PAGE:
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Night shifts, long hours linked to miscarriages and preterm births

Night shifts, long hours linked to miscarriages and preterm births

Pregnant women who work nights or long hours may be more likely to have a miscarriage or preterm delivery than mothers with day jobs, a research review suggests.

With night shifts, pregnant women were 21 per cent more likely to have preterm deliveries and 23 per cent more likely to have miscarriages than women who worked days, the analysis found.

Working more than 40 hours a week was also associated with a 38 per cent higher risk of miscarriages and a 21 per cent higher risk of preterm deliveries than working less. Long work hours were also tied to a 43 per cent higher risk of underweight babies and a 16 per cent higher chance that infants would be small for their gestational age.

Compared to women who work fixed day shifts during pregnancy, those who work rotating shifts were 13 per cent more likely to have a preterm delivery and 18 per cent more likely to have an undersized baby, the analysis also found. They were also 19 per cent more likely to develop high blood pressure during pregnancy, and 75 per cent more likely to develop dangerously high blood pressure known as preeclampsia.

"If circumstances allow, avoiding shift work and long working hours (more than 40 hours/week) may improve pregnancy outcomes," said Margie Davenport, a researcher at the University of Alberta in Canada and the study's senior author.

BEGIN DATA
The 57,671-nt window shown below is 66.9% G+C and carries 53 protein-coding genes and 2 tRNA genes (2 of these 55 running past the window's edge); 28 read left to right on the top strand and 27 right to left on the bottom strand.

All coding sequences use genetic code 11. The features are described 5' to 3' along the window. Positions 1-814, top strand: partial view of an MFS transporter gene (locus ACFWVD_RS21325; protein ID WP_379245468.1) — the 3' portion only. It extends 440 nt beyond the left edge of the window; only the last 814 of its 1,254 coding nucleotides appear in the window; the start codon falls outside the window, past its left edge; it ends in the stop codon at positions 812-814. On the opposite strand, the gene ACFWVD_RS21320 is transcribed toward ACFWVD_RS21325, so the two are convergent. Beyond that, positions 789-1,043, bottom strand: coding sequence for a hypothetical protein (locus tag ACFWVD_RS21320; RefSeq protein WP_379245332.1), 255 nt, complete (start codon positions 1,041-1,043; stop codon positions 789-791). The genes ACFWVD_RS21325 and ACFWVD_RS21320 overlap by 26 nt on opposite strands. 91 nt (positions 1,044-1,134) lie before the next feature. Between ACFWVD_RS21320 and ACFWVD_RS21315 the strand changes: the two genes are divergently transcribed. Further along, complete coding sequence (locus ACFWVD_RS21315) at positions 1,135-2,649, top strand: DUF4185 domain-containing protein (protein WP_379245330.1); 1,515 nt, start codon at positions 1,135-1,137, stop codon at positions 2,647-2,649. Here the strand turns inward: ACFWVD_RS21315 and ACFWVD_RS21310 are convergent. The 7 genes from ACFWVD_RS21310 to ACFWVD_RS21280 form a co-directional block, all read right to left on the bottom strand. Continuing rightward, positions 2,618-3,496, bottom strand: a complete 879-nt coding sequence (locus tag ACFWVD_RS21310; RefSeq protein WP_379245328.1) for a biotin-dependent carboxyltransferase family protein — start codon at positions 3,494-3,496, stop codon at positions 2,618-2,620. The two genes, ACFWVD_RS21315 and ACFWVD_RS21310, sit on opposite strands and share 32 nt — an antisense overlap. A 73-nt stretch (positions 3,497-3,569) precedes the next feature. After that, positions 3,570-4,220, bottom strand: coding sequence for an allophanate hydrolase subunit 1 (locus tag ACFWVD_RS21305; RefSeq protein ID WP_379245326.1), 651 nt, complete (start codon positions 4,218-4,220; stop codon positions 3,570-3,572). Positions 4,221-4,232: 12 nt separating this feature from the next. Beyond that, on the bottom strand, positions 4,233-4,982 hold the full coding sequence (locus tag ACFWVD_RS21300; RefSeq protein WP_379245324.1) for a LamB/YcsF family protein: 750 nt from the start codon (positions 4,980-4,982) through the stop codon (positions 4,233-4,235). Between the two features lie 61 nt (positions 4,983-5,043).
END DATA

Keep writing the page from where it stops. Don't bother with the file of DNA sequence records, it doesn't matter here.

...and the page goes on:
"However, when this isn't possible it's important to focus on other aspects of your life within your control that can also impact prenatal health," Davenport said by email. "Focus on maintaining a healthy, active lifestyle outside of work to include exercise, sufficient sleep and nutritious food to improve prenatal health."


Researchers examined data from 62 previously published studies that included a total of 196,989 women. These smaller studies were not controlled experiments designed to prove whether work hours directly impact pregnancy outcomes; instead they followed women with different work circumstances who were otherwise similar to see whether their hours or schedules were associated with different outcomes.

Many of the smaller studies offered only "low certainty" evidence of risks associated with long hours, night shifts, and rotating shifts, Davenport's team notes in the American Journal of Obstetrics & Gynecology.

It's possible that long hours or shift work might negatively impact pregnancy outcomes by interrupting the body's circadian rhythm - the daily cycle that impacts sleeping and eating patterns - hormones and other physiological processes, Davenport said.

"During night shift work, the day is flipped, and over time this is thought to trigger hormonal adaptations that may influence how the baby grows and the timing of delivery," Davenport said. "And working long hours may increase stress hormones that could influence the risk of preterm labour."

Pregnant women should be aware of the potential risks of night shifts, rotating shifts, and long hours - and do what they can to change their schedules if possible, said Audrey Gaskins, a researcher at the Rollins School of Public Health at Emory University in Atlanta who wasn't involved in the study.

"In the absence of being able to change one's work characteristics, women should focus on maintaining good sleep hygiene and keeping their stress levels in check," Gaskins said by email. "These are two of the main pathways that are implicated when working shifts, long hours or nights."

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